National Gallery of Art - THE COLLECTION
image of Nuestra Senora Nuestra Senora
Rendered by Polly Duncan (artist), 1938
watercolor, colored pencil, graphite, and heightening on paper
overall: 56 x 38 cm (22 1/16 x 14 15/16 in.) Original IAD Object: 23 1/2"high (scale 3/4"=1")
Index of American Design
Not on View
From the Tour: Folk Arts of the Spanish Southwest from the Index of American Design
Object 14 of 25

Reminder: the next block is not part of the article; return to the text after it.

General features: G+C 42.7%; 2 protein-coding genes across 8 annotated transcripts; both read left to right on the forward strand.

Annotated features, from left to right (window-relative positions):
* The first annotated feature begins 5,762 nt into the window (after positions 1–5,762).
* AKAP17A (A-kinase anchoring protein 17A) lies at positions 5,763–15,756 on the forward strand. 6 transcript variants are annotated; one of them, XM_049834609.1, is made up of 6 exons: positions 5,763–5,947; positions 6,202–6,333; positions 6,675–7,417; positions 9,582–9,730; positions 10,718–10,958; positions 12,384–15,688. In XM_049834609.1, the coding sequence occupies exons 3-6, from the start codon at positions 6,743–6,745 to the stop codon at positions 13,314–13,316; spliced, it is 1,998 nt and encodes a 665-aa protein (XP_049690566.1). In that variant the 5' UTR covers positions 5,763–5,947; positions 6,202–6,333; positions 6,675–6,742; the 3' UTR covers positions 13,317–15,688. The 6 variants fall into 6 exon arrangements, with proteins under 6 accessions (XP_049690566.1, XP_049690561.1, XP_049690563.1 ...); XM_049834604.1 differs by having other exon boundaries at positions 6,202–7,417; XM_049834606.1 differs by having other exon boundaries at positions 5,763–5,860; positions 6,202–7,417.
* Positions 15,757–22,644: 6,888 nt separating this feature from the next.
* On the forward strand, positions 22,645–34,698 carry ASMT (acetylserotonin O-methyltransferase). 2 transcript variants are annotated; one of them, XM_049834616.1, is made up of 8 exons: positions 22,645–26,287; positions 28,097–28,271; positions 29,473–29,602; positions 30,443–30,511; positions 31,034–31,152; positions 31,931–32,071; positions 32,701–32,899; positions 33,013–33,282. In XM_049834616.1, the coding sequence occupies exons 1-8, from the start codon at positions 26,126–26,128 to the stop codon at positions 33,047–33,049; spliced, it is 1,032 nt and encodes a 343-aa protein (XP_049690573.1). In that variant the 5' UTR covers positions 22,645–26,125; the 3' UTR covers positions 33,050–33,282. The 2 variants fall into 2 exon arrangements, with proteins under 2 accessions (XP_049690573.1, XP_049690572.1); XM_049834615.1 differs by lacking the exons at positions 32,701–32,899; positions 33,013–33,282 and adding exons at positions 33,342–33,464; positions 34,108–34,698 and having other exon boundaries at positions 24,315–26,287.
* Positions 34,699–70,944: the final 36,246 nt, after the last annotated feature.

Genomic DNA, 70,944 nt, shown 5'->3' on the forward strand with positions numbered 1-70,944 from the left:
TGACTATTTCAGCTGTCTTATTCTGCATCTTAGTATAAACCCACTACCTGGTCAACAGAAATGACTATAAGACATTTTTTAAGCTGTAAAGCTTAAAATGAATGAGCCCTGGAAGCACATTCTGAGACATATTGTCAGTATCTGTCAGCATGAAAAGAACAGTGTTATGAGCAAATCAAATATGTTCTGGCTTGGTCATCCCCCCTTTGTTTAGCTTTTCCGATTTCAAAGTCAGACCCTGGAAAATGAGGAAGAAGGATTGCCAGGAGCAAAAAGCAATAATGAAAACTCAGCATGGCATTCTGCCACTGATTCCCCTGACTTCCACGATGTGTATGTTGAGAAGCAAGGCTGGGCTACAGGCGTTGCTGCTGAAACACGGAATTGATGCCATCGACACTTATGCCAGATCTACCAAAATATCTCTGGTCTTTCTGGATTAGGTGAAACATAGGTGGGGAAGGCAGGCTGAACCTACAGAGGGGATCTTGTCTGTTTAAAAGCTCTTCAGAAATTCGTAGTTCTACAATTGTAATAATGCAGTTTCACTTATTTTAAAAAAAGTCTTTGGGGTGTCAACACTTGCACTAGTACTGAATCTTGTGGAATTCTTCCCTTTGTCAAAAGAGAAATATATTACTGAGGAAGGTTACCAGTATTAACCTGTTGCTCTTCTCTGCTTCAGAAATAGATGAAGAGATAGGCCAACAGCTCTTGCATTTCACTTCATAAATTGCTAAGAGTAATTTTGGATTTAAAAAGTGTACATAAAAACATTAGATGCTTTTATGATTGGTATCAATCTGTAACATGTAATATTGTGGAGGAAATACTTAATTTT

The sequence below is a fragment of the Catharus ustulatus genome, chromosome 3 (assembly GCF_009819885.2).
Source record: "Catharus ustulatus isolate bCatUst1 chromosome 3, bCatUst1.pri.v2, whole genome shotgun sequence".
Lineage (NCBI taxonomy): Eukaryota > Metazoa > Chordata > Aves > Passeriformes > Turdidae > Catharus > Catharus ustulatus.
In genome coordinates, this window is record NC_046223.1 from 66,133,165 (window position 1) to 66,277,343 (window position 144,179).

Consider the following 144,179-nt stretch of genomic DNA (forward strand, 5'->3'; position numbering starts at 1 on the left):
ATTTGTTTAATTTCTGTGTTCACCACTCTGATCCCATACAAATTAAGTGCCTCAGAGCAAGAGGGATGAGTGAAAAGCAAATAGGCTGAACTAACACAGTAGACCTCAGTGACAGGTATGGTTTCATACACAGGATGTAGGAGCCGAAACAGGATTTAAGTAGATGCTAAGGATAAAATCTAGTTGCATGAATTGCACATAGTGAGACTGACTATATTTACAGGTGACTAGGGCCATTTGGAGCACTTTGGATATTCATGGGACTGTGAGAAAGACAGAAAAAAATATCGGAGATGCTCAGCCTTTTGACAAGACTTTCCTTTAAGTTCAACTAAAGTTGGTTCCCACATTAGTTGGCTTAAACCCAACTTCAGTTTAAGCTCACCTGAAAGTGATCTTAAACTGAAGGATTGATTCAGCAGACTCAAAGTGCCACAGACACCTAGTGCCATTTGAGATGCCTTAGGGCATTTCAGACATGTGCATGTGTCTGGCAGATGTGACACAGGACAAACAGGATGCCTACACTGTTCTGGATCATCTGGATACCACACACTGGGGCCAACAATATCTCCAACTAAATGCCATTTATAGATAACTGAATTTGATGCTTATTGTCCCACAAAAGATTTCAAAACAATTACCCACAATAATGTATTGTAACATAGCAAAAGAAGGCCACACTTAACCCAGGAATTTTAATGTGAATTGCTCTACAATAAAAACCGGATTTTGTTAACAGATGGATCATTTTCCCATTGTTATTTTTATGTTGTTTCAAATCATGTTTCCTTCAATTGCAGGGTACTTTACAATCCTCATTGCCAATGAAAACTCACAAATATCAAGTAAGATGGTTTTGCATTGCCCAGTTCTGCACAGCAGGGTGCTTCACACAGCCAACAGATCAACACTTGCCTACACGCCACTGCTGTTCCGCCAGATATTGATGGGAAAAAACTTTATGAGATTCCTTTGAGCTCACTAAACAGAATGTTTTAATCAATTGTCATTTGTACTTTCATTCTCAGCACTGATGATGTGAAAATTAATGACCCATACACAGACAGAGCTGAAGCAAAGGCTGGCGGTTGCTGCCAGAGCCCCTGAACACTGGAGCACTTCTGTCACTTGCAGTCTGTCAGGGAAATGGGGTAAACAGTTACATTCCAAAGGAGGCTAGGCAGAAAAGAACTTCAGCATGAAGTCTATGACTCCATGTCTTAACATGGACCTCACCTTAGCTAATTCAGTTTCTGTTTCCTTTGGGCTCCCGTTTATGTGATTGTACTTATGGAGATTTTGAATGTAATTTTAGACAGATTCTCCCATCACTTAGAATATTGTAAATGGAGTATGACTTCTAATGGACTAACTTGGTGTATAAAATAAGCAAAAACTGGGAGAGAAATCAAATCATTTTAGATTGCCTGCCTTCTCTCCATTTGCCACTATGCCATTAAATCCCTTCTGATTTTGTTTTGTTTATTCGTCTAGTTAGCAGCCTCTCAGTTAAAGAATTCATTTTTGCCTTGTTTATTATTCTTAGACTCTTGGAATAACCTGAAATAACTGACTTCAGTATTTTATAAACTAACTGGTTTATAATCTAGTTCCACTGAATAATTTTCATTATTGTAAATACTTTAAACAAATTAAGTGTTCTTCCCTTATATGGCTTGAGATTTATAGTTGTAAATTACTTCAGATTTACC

This is an exceptionally fine "bulto." It represents the Virgin and Child, a favorite subject of New Mexico artists. The Virgin, "Nuestra Señora," was portrayed in at least half a dozen versions that differ in their attributes. In this case, several attributes have been merged, such as the crescent on the skirt, which usually belongs to the praying Immaculata Virgin; and the outstretched arm, which is a gesture characteristic of the Madonna known as Our Lady of Mount Carmel. The tilt of the head and the gestures of the arms give particular liveliness to this "bulto." The upper part of the figure is solid; the lower part is a hollow framework built up on an armature of sticks, bound together, fastened to the waist and base, and covered with cloth dipped in gesso. The bell-shaped skirt gave a fine opportunity for decoration. Figures like this, about two feet high, were carried in processions at church festivals.

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